For years, Apple has been credited (or blamed) for charging premium prices for their products. In many cases, the critics were right, but only until you actually compared the hardware and software with the competition. Suddenly, the prices ended up being highly competitive.
The situation changed considerably with the arrival of the iPad. Apple continues to contract for huge supplies of components up front. This means lower prices. In addition, by creating their own custom chip and battery designs, they also save money. So high profit margins are retained, but the iPad is less expensive than it might otherwise be. Remember that early projections had the original iPad selling for up to $1,000. You all know how that prediction fared.
Meanwhile, the competition has struggled to keep up. At first, you could only get seven-inch tablets at anything close to what an iPad costs. These days, prices for larger screen models are comparable, but the companies who build those devices aren’t making near as much as Apple on each unit sold. And it’s clear they aren’t selling many. It remains an iPad market, not a tablet market, even though some industry pundits, and even Consumer Reports, want you to believe otherwise, if not now, maybe next year or the year after.
Certainly, the subsidized price (with a carrier contract) of an iPhone is pretty much on a par with the subsidized price of Android OS competitors with similar hardware specs. Some hope that Apple might offer a cheaper model, but right now, that cheaper model appears to be the previous version, which may be the most expedient approach. AT&T continues to sell as many copies of the iPhone 3GS as any individual Android OS product. Yes, Android has a higher overall market share, but that share is spread across a number of manufacturers and dozens and dozens of models. Besides, owner satisfaction ratings among owners of Android gear aren’t as high as the iPhone and iPad.
Another area where Apple has managed to confound the price critics is the MacBook Air, which remains a hot seller. So-called thin and light note-books that are roughly similarly configured tend to cost as much or more than the $999-$1,599 price points for the four standard MacBook Air configurations. Intel’s new “Ultrabook” reference design is intended to integrate components in a fashion similar to what Apple has done in order to reduce size and weight, not to mention power efficiency. But it doesn’t appear at this early stage that the prices will be any lower. The first Ultrabook products are not due until 2012, perhaps in time for Apple to refresh the MacBook Air yet again with faster processors and other enhancements. And maybe more aggressive pricing if they can leverage the improved economies of scale.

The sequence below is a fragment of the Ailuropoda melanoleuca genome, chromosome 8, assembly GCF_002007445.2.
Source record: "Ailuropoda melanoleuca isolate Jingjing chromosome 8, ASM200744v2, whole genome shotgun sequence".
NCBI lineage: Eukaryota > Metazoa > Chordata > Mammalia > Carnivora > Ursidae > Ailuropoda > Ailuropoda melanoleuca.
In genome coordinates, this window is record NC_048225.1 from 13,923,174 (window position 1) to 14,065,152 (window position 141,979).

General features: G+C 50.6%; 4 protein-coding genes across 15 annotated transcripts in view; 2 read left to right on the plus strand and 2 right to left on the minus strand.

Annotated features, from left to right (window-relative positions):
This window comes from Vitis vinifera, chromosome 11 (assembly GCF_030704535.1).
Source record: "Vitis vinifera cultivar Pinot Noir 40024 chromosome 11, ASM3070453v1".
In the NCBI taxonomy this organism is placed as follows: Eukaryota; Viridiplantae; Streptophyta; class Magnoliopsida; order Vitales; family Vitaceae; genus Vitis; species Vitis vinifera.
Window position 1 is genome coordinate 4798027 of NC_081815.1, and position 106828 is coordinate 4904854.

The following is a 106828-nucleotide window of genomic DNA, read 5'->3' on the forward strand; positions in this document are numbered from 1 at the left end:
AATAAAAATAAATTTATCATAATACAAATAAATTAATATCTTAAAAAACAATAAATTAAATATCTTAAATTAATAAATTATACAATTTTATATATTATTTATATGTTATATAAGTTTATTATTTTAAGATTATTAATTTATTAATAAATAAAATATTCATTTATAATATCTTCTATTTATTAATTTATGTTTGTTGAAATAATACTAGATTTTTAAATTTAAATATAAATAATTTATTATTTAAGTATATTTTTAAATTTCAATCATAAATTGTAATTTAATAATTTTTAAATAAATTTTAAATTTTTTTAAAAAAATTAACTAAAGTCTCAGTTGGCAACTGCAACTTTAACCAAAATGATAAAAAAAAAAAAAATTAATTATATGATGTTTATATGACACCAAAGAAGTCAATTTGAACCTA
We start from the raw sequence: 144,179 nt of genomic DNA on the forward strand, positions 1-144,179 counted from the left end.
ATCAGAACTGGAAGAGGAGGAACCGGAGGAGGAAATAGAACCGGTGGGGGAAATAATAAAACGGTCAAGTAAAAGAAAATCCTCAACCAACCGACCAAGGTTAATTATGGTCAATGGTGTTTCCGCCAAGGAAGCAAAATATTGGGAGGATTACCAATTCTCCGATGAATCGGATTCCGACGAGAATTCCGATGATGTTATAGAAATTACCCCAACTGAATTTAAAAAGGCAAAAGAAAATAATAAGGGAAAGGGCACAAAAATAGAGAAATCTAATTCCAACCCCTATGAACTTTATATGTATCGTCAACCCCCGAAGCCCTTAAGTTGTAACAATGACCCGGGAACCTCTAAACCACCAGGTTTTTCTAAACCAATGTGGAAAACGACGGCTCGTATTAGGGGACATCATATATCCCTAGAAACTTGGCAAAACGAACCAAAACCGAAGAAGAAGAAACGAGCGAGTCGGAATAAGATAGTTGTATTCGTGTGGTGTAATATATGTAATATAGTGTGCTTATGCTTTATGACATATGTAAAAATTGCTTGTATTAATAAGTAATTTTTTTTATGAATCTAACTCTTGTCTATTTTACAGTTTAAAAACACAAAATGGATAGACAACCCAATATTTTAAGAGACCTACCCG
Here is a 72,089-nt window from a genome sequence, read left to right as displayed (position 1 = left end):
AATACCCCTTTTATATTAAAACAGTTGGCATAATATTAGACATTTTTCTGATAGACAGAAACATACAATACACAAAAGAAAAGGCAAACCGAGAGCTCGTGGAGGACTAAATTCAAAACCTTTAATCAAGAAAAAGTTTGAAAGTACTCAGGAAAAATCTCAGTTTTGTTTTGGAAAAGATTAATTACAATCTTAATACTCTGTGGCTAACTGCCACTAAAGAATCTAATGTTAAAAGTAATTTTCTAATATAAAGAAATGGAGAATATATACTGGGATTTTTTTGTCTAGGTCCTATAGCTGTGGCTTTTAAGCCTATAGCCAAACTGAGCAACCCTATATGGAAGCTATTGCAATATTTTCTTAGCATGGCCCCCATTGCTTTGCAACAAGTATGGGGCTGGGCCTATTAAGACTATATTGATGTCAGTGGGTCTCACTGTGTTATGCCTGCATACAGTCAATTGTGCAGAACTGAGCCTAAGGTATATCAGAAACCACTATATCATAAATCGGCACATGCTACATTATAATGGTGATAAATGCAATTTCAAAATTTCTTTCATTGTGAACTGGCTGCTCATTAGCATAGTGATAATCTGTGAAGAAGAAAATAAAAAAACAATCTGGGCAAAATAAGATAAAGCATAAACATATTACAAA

As to the rest of the Mac lineup, since Apple never played in the cheap PC sandbox, they continue to look expensive. You can buy an entry-level Windows note-book for $700 or so, but look at what you’re getting. The inevitable comparison of hardware and bundled software tells a different story. Mac versus PC prices suddenly don’t seem so far apart, and the Mac platform continues to outpace the sales growth of Windows PCs. With a worldwide market share of an estimated 5.1%, Apple has lots of room to grow, although the iPad has clearly reduced some of those growth possibilities.
Apple is also going after software companies who charge an arm and a leg for their products, with low pricing on apps and OS X. I really wonder whether Microsoft is going to attempt to compete with Lion’s $29.99 asking price for the online version; the physical USB thumb drive will cost $69 when it arrives later this month.
If you’ve priced the upgrades lately, you’ll see you pay many times that for the top-of-the-line version of Windows 7, and there’s no indication Windows 8 will be priced more reasonably. Remember that the price of the Windows license is part of what you pay for a Windows PC. This may be yet another reason that will keep the PC makers from being competitive in Ultrabooks without, of course, accepting minuscule profits.
Sure, Microsoft wants to integrate some of Windows Phone 7 with Windows 8, but they also mistakenly believe that a tablet is just another PC that runs Windows and Office. That’s the same wrong-headed approach they’ve taken for years now with little payback. The market said no. Apple used the iOS, custom-made for mobile gear, on the iPad, and the rest is history.
And history is something Microsoft has trouble understanding. That is likely another reason why they continue to dump billions of dollars into online services and other initiatives without evidence that profits will come soon or ever. Then again, the Bing search service appears to have potential, if Microsoft can stop hemorrhaging cash to keep it going.
In the end, I don’t think all those new Apple customers believe the products are overpriced.
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